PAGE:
What is a construction loan in commercial real estate?
Simply put, a construction loan is used to finance the construction of a new structure or to make major renovations to an existing structure. However, it is important to note that commercial construction loans work very differently from traditional mortgages. With that in mind, this article will explain what a construction loan is, how it works, and the different types of commercial construction loans available. Read on to find out more.
What is a construction loan?
As the name suggests, a ready to build is a specific type of loan used to finance a construction project for a new house or building. Typically, these funds are used to purchase and develop new land, to cover material and labor costs associated with building a new structure, or to perform a large-scale renovation on an existing property. .
Often times, the construction cost for building a new structure from scratch can be high. In fact, when you plan to build a commercial structure like an office or an apartment building, these costs can run into the hundreds of thousands or even millions of dollars. Since few businesses have this type of cash flow, construction loans are used to provide businesses with the funds they need to build these structures from scratch.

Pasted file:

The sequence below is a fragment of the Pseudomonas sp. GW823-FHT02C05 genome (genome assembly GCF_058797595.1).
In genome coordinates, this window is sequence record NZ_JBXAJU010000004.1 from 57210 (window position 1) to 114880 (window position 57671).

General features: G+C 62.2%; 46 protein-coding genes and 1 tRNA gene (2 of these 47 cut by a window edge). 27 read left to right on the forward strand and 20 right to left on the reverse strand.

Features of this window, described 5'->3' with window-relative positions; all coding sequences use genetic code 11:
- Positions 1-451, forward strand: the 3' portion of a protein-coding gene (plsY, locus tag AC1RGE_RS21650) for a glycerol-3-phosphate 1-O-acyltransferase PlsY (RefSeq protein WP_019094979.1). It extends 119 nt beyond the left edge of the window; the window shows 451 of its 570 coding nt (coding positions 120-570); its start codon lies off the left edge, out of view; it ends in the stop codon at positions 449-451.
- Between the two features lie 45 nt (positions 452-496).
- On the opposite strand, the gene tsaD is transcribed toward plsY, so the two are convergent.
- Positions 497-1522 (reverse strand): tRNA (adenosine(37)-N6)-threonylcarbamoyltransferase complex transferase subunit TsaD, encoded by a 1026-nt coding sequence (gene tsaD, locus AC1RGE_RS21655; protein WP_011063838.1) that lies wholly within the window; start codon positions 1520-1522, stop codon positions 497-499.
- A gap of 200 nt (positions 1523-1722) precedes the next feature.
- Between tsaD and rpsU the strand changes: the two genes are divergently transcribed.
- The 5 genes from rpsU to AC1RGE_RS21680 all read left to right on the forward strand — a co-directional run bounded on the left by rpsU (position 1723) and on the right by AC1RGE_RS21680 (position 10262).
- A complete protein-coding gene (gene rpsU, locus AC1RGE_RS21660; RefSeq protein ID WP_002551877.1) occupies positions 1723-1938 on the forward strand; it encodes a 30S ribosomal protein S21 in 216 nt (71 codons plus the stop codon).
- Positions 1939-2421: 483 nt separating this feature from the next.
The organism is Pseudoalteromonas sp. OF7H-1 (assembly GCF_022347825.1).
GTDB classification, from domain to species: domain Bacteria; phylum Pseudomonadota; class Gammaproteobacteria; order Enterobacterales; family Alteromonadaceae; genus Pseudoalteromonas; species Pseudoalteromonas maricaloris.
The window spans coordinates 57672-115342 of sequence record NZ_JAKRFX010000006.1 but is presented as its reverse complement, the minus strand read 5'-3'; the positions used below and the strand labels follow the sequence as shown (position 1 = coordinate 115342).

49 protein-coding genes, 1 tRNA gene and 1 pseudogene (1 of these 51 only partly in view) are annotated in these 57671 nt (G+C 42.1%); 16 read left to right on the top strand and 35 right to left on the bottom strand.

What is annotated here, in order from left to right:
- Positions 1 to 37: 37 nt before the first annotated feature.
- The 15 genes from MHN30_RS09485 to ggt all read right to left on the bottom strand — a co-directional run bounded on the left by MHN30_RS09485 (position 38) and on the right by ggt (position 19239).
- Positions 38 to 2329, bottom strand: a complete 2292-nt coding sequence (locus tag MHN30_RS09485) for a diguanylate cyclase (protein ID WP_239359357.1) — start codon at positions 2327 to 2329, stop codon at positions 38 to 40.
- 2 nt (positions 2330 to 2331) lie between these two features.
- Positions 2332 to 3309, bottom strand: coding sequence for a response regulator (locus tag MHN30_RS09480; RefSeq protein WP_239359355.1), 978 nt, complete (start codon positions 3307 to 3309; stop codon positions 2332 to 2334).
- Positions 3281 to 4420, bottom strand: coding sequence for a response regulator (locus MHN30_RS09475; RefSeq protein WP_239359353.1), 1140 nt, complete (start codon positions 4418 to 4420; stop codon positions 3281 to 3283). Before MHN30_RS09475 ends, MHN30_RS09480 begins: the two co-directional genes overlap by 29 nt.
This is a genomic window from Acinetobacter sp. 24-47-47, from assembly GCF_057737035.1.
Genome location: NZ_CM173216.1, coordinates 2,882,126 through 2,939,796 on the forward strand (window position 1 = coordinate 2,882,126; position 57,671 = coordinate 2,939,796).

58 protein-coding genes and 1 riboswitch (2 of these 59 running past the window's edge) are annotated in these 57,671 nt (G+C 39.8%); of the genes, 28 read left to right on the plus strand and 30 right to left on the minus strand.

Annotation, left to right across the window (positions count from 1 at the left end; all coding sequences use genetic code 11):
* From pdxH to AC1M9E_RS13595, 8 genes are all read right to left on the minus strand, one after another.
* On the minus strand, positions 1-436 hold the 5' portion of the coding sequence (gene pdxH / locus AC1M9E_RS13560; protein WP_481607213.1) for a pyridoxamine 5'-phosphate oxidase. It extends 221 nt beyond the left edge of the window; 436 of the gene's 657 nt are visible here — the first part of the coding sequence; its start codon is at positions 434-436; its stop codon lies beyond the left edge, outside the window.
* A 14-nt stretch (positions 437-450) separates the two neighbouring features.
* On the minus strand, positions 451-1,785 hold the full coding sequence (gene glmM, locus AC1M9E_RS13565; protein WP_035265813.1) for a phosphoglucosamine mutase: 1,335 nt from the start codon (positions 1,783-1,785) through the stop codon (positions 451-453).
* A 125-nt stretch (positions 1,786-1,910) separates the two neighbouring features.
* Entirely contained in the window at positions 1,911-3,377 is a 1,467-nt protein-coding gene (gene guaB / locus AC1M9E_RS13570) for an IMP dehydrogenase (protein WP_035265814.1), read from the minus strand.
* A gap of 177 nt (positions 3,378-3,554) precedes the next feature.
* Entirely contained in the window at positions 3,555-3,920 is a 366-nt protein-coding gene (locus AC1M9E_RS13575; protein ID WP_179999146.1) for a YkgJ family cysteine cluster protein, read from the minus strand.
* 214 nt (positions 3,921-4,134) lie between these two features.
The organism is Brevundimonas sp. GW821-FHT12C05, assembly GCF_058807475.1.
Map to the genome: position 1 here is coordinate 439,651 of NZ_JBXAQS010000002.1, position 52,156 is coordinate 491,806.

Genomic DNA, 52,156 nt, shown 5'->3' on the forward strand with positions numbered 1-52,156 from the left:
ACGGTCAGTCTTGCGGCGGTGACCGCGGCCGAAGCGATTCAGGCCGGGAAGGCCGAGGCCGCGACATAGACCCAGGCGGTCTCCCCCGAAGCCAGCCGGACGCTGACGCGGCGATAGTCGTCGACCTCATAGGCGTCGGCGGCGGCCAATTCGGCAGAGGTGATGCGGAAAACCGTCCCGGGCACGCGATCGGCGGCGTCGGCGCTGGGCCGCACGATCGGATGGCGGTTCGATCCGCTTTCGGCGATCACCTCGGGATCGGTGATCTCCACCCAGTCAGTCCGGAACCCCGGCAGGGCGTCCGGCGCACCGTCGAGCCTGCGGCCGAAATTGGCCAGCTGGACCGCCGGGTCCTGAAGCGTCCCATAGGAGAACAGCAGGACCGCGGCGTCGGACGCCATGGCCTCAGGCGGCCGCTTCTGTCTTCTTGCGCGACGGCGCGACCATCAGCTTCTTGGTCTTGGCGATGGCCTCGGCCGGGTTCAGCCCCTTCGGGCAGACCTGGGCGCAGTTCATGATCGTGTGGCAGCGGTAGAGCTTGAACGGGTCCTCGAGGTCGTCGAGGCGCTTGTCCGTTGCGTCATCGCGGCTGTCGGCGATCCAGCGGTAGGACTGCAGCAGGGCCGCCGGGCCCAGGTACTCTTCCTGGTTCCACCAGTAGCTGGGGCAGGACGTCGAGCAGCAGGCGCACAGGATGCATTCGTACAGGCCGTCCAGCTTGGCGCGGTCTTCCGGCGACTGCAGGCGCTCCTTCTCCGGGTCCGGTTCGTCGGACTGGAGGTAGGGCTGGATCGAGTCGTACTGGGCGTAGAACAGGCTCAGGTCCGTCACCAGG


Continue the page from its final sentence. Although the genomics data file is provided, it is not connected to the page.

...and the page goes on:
How do commercial construction loans work?
It’s important to note that construction finance works a little differently than a traditional mortgage you might take out to purchase your primary residence. With that in mind, we’ve outlined some of the key differences below so that you have a good idea of what to expect when you’re ready to talk to a lender about getting your own financing.
Award and payment structure
The biggest difference between a construction loan and a traditional mortgage is in the way the allocation and payment are structured. With a home loan, the entire loan is repaid in a single payment at closing. Then the borrower is responsible for making a monthly payment of both principal and interest until the loan is fully repaid over many years.
In contrast, a construction loan is paid according to a drawing schedule. With a drawdown schedule, the loan is paid off gradually as the construction project reaches its planned milestones. For example, the first draw of a project may be for the purpose of purchasing and developing the land. Then, after an inspection, the lender could release another draw for the purpose of purchasing initial materials and hiring labor.
In particular, the borrower does not have to make payments on the principal amount until the loan has been fully repaid. Instead, they only pay interest on the amount they have received to date during the draw period. Full principal payment is usually due when construction is complete, at which time the borrower typically takes out more permanent financing to replace the construction loan.
The interest rate you will receive on a commercial construction loan will generally be higher than what you might find with a traditional home loan. Although they vary based on factors such as current rate trends and the borrower’s financial history, it is common to see rates drop from 4% to 12%. Typically, bank loans offer the lowest rates, while alternative sources like hard money lenders often charge a premium to access their financing.
Plus, construction loans come with a few fees that you probably won’t see with a standard mortgage. These fees are usually added to the rest of your closing costs and are as follows: